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Managing Disinflation under Uncertainty

  • Mewael F. Tesfaselassie
  • Eric Schaling

In this paper we analyze disinflation policy when a central bank has imperfect information about private sector inflation expectations but learns about them from economic outcomes, which are in part the result of the disinflation policy. The form of uncertainty is manifested as uncertainty about the effect of past disinflation policy on current output gap. Thus current as well as past policy actions matter for output gap determination. We derive the optimal policy under learning (DOP) and compare it two limiting cases---certainty equivalence policy (CEP) and cautionary policy (CP). It turns out that under the DOP inflation stay between the levels implied by the CEP and the CP. A novel result is that this holds irrespective of the initial level of inflation. Moreover, while at high levels of inherited inflation the DOP moves closer to the CEP, at low levels of inherited inflation the DOP resembles the CP

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Paper provided by Kiel Institute for the World Economy in its series Kiel Working Papers with number 1429.

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Length: 22 pages
Date of creation: Jun 2008
Date of revision:
Handle: RePEc:kie:kieliw:1429
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  1. Volker Wieland, 1999. "Monetary policy, parameter uncertainty and optimal learning," Finance and Economics Discussion Series 1999-48, Board of Governors of the Federal Reserve System (U.S.).
  2. Bomfim, Antulio N & Rudebusch, Glenn D, 2000. "Opportunistic and Deliberate Disinflation under Imperfect Credibility," Journal of Money, Credit and Banking, Blackwell Publishing, vol. 32(4), pages 707-21, November.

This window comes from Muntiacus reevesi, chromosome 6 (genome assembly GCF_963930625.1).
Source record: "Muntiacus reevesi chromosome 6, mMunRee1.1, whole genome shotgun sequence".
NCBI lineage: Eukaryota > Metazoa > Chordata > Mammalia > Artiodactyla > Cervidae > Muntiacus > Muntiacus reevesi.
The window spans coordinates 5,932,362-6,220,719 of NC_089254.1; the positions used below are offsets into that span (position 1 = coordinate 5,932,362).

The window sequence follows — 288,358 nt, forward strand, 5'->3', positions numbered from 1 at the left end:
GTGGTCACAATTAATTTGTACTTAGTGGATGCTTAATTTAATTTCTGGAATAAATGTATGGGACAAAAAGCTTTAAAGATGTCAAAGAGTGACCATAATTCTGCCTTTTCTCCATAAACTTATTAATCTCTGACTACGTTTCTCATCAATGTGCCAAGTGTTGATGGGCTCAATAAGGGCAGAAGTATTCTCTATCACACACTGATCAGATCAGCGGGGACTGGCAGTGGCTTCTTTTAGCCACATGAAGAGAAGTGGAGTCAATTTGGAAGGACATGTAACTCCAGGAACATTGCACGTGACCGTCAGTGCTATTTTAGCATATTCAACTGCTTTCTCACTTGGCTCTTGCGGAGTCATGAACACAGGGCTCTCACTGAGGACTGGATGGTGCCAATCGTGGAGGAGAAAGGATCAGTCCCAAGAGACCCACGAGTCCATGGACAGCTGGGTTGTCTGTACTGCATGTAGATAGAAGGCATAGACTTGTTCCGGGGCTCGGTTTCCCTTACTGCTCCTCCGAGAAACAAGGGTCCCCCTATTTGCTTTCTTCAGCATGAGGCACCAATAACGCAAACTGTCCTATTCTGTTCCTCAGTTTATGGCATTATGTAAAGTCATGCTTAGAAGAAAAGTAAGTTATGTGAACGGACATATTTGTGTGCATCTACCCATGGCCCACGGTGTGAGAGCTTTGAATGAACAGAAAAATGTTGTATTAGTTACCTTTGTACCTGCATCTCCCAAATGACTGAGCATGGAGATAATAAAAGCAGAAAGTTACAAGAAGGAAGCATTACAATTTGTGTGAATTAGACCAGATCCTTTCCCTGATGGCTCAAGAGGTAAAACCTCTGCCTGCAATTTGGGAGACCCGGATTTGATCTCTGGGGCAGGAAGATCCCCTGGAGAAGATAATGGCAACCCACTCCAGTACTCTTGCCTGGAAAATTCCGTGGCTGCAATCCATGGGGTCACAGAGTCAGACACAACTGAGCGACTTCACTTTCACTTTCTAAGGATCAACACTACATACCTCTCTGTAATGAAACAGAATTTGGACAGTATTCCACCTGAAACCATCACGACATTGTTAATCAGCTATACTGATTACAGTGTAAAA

3. Tesfaselassie, M.F. & Schaling, E. & Eijffinger, S.C.W., 2006. "Learning About the Term Structure and Optimal Rules for Inflation Targeting," ERIM Report Series Research in Management ERS-2006-058-F&A, Erasmus Research Institute of Management (ERIM), ERIM is the joint research institute of the Rotterdam School of Management, Erasmus University and the Erasmus School of Economics (ESE) at Erasmus University Rotterdam.
  4. Volker Wieland, 1996. "Learning by doing and the value of optimal experimentation," Finance and Economics Discussion Series 96-5, Board of Governors of the Federal Reserve System (U.S.).
  5. Ellison, Martin & Valla, Natacha, 2001. "Learning, uncertainty and central bank activism in an economy with strategic interactions," Journal of Monetary Economics, Elsevier, vol. 48(1), pages 153-171, August.
  6. Lars E.O. Svensson & Noah M. Williams, 2007. "Bayesian and Adaptive Optimal Policy under Model Uncertainty," NBER Working Papers 13414, National Bureau of Economic Research, Inc.
  7. repec:dgr:kubcen:200688 is not listed on IDEAS
  8. James Yetman, 2000. "Probing Potential Output: Monetary Policy, Credibility And Optimal Learning Under Uncertainty," Computing in Economics and Finance 2000 181, Society for Computational Economics.
  9. Beck, Gunter W. & Wieland, Volker, 2002. "Learning and control in a changing economic environment," Journal of Economic Dynamics and Control, Elsevier, vol. 26(9-10), pages 1359-1377, August.
  10. Schaling, Eric, 2003. "Learning, inflation expectations and optimal monetary policy," Research Discussion Papers 20/2003, Bank of Finland.
  11. Timothy Cogley & Riccardo Colacito & Thomas J. Sargent, 2005. "Benefits from U.S. monetary policy experimentation in the days of Samuelson and Solow and Lucas," Proceedings, Board of Governors of the Federal Reserve System (U.S.).
  12. Ellison, Martin, 2003. "The Learning Cost of Interest Rate Reversals," CEPR Discussion Papers 4135, C.E.P.R. Discussion Papers.
  13. Bertocchi, Graziella & Spagat, Michael, 1991. "Learning, Experimentation and Monetary Policy," Discussion Papers (IRES - Institut de Recherches Economiques et Sociales) 1991018, Université catholique de Louvain, Institut de Recherches Economiques et Sociales (IRES).
  14. Balvers, Ronald J & Cosimano, Thomas F, 1994. "Inflation Variability and Gradualist Monetary Policy," Review of Economic Studies, Wiley Blackwell, vol. 61(4), pages 721-38, October.
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  17. Eric Schaling & Marco Hoeberichts, 2010. "Why Speed Doesn’t Kill: Learning to Believe in Disinflation," De Economist, Springer, vol. 158(1), pages 23-42, April.
  18. Marcet, Albert & Sargent, Thomas J, 1988. "The Fate of Systems with "Adaptive" Expectations," American Economic Review, American Economic Association, vol. 78(2), pages 168-72, May.
  19. Pu Chen & Carl Chiarella & Peter Flaschel & Willi Semmler, 2006. "Keynesian Macrodynamics and the Phillips Curve. An Estimated Baseline Macromodel for the U.S. Economy," Working Paper Series 147, Finance Discipline Group, UTS Business School, University of Technology, Sydney.
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